focused on questions that were hypothetical, leading, open-ended and
- What would you do if you worked on a team and
there was conflict among the team members?
- You are ok with working overtime, aren’t you?
- Do you have customer service experience?
For better or for worse, this sometimes led to the
hiring of poor employees who could talk a slick story.
Behavioural interviews, on the other hand, require
that you talk about prior experiences, based on the criteria the
- Tell me of a time when you worked as part of a
team where there was conflict between the team members.
- Describe to me a time when you had to put in
extra hours to complete a project or assignment.
- Summarize your customer service experience for
- Want more examples? Check out
the 25 most popular
In preparing for behavioural interview questions,
follow these steps:
- Read the job description carefully
(consider, in particular, any special job requirements being sought,
such as bilingual skills or licensing requirements).
- Identify what you think are the key
“competencies” that the company is seeking. Some of these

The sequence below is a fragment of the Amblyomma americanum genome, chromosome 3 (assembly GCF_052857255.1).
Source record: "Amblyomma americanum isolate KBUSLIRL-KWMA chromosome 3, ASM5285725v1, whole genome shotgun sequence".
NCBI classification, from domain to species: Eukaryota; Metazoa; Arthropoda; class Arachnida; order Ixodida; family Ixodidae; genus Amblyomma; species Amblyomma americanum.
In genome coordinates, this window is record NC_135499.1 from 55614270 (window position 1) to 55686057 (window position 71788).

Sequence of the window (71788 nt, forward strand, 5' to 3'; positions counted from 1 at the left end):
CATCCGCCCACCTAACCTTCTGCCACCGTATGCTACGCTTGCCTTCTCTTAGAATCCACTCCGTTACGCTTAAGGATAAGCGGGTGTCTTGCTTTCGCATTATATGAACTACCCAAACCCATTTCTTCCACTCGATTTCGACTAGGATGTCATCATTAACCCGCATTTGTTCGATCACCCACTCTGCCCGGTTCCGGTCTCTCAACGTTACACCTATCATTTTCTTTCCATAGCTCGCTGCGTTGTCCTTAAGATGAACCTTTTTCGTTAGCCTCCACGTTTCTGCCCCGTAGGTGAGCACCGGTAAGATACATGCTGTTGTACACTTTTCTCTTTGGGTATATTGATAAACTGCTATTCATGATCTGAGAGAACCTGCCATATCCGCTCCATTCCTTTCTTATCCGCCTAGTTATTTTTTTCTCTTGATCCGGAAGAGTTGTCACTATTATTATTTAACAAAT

competencies may be particular skills, while others may be personal
characteristics. (See our discussion of "Five
- Drawing on the "catalog of successes" you've
created, summarize your previous experiences that demonstrate those
- Remember dates, names, quantities or measurements
of success and other details that will convey the situation to the
Steps in answering behavioural interview questions:
- Give a complete story of an event first.
- What were the key points?
- What were the results?
- Be specific about what YOU: Did / Said / Felt /
- Separate your actions from the actions of others.
- Use "I" examples more than "We" examples.
- Ask for clarification if you're unsure of the
- Watch and listen for interviewer cues.
- Don’t make vague proclamations of your skills.
Small but telling actions and behaviours are more important than
grandiose but unsubstantiated claims of job success.
Negatively phrased questions:
Many interviewers will ask negatively phrased
questions to get you to reveal your weaknesses as well as your
strengths: "Tell me about a time when you were unable to complete a
project on time," or "Tell me about a time when you made a bad
decision." You should answer these questions just as you would answer
the question, "Tell me about your weaknesses as an employee." That is,
answer the question to indicate that:
- you have the insight and maturity to understand
your own weaknesses, and
- you have overcome those weaknesses, or you have
reached the point where those weaknesses are no longer a liability
in the work place.
We highly recommend learning more about
Tricky Questions Reign In Behavioural Interviews
- excellent article
Wall Street Journal
Behavioural Interview Questions
Traditional Interview Questions
Case Interview Questions
Company / Job
Questions determining your Competence
Questions on Wages / Salaries
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